Having finally gotten around to watching the 1964 cinematic masterpiece that is Les amitiés particulières last month I felt inspired to read the 1943 novel of the same name as soon as I could though it did cost me than I anticipated that it would it seems mind boggling to me that a novel which won the Prix Renaudot when it was first published and which no less a luminary than André Gide declared that the book would still be read a century after it was published is currently out of print in English; one may only hope for an eventual Penguin Classics reprint so that a new generation of readers can experience this novel for that matter here's hoping that the film version gets a DVD release as well though the curious can easily see it for free on YouTube incidentally the film stays very true to the book with only a few minor details changed The setting is a Catholic boarding school called St Claude's in France in the 1920's The main character is one Georges de Sarre himself modeled after the writer in uestion Roger Peyrefitte a 14 year old boy of nobility who develops a crush on a fellow student a 12 year old boy named Alexander The two embark on a special friendship that while slightly ritualistic and totemic in character is still pretty chaste by our modern standards despite the scandal the book caused at the time there's nothing overtly sexual about the friendship of Georges and Alexander indeed they don't even so much as kiss on the lips Ah but gay courtship rituals were certainly something back then weren't they? Making gifts of flowery poetry sharing blood forging death pacts sadly something of a lost art in these days of Grindr hook ups The book unfolds at a leisurely pace beginning at the start of the school year on October 3rd and finishing during the summer break in July If you ever wanted to know what it was like to be a student at an all boy's Catholic boarding school in France in the 1920's this book is for you as Peyrefitte spares almost no details Seeing as the book examines both old school French Catholicism I come from French ancestry myself and am pretty much a lapsed Catholic and sub rosa homosexual themes it's only natural that I would be drawn to such a novel though the last one hundred pages are almost overbearingly sad It doesn't give up much of the plot to say that it all ends in tragedy for almost everyone involved from school boys to priests As it is this tragic ending is foreshadowed by Peyrefitte throughout the novel with his freuent allusions to Christian boy martyrs of antiuity such as Pancras of Rome and St Tarsicius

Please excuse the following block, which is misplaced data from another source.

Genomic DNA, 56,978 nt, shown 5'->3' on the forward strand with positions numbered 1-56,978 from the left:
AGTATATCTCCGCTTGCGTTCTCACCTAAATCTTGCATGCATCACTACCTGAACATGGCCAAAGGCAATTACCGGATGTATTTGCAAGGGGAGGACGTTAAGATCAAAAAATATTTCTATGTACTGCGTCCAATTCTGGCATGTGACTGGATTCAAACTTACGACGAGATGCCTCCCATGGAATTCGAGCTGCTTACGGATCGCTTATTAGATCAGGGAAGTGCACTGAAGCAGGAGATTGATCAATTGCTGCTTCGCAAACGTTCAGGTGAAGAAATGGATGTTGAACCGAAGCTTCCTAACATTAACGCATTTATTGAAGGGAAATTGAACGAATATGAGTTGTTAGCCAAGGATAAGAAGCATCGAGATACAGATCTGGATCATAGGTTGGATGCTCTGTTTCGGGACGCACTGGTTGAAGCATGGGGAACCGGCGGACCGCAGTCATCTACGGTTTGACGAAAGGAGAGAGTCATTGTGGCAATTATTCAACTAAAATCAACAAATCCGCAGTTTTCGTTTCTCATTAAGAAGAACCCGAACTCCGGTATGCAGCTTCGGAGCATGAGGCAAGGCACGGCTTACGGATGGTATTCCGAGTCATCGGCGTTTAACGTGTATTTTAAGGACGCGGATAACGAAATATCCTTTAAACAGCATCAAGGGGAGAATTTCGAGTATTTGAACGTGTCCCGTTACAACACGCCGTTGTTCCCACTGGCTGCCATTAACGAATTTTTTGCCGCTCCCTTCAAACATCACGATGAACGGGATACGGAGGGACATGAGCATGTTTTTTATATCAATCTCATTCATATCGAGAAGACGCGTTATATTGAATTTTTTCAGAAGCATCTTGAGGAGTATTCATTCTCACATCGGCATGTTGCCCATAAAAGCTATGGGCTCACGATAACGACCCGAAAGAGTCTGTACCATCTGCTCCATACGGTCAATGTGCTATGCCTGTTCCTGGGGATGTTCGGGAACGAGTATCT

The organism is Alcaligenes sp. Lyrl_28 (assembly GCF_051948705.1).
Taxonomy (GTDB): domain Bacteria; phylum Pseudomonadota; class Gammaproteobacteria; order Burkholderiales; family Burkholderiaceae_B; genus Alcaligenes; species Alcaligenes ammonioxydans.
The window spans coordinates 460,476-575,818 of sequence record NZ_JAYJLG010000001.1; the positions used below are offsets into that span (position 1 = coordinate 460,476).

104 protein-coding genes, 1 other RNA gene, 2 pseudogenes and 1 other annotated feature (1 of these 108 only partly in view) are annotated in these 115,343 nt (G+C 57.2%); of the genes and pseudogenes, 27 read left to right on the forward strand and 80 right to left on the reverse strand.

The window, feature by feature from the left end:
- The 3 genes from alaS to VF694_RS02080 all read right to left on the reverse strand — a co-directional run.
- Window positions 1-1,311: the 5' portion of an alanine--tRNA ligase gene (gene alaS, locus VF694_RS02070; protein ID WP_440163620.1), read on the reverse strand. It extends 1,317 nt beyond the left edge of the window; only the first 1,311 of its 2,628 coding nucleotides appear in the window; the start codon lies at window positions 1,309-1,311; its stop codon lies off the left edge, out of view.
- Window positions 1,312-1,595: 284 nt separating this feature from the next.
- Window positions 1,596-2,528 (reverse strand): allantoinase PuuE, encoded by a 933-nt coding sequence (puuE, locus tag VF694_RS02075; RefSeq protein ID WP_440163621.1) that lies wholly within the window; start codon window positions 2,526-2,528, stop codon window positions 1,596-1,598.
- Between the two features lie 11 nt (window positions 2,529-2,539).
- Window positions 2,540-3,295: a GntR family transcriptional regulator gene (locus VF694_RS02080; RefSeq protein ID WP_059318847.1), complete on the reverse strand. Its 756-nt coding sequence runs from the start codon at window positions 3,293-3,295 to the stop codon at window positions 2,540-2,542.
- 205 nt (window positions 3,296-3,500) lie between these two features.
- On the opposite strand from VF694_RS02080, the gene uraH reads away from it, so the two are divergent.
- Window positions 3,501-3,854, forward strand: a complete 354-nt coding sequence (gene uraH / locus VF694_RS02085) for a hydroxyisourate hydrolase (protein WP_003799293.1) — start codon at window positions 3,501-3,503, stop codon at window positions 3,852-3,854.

5. Bill Bill says:

    Special Friendships is a very special novel very moving very thought provoking Try to ignore your reflex prejudice against a relationship between 14 yo Georges and 12 yo Alexander at a French boys school The story is tragic not because of the love between 2 young boys It is a tragedy because of a society's misunderstanding dogma and religious doctrine I became very engrossed in the several endearing characters and very angry at their adult enemies The big uestion this book asks is Who is at fault in the tragic results of a love? It suggests answers but does not resolve the uestion That is up to the reader The novel is very French and very Catholic It is almost a primer on 1950's French Catholicism One is immersed in its world It reuired me to look up many words and concepts not being raised Catholic I was uite surprised at some rituals and at the acceptance of adolescent boys of their daily routine

  6. Rayhan Zhafir Rayhan Zhafir says:

    From my point of view this book is nothing like a typical romance story it is a much better one The relationship between George and Alexander is painted very beautifully that it broke my heart From all works on romance this is easily the best one I have ever read Awesomely brilliant

  7. le amour fou le amour fou says:

    One of the greatest romantic tragedies ever written; a portrait of a love that transcends physical bounds and continues long after death Regardless of Peyrefitte's character I think it's insane that 'Les amities particuleres' is practically unknown outside of France

  8. Jack Orlleans Jack Orlleans says:

    It's written so tenderly and unabashedly sentimentally that it's impossible to not empathize and reminisce about your own early loves There are other themes in the book personal entitlement forgiveness piety and personal revelation but they're not what people are reading it for It's cleverly written with no shortage of beautiful passages better in the untranslated French thoughA captivating read even if it's not the most comfortable subject

  9. Gamelyn Chase Gamelyn Chase says:

    I started this book decades ago but finished it only recently 2006 It was the inspiration for my own debut novel Redemptor Domus I acknowledge this in my Author's Note at the front Frankly I thought I could do better with the subject matter than Peyrefitte As to whether I succeeded is for others to say

  10. Vegaulia Vegaulia says:

    beautiful poem location andstory is beautiful

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Les Amitiés particulières [PDF / Epub] ★ Les Amitiés particulières By Roger Peyrefitte – Larringtonlifecoaching.co.uk Les Amitiés particulières est un roman écrit en 1943 par Roger Peyrefitte paru chez Jean Vigneau en 1944 probablement son œuvre la plus connue aujourd'hui pour lauelle il a remporté le prix Renau Les Amitiés particulières est un roman écrit en par Roger Peyrefitte paru chez Jean Vigneau en probablement son œuvre la plus connue aujourd'hui pour lauelle il a remporté le prix Renaudot l'année suivante en raison de la guerre Largement autobiographiue le roman traite d'une relation amoureuse entre deux garçons dans un pensionnat catholiue et montre comment la volonté d'un prêtre de protéger un des jeunes garçons des « amitiés particulières » Les Amitiés ePUB ↠ arrive à détruire et leur relation et les garçons.

  • Les Amitiés particulières
  • Roger Peyrefitte
  • Portuguese
  • 04 April 2016

About the Author: Roger Peyrefitte

Born in Castres Tarn to a wealthy family Peyrefitte went to Jesuit and Lazarist boarding schools and then studied language and literature in Toulouse After graduating first of his year from Institut d'Études Politiues de Paris in he worked as an embassy secretary in Athens between and Back in Paris he had to resign in for personal reasons before being reintegrated in .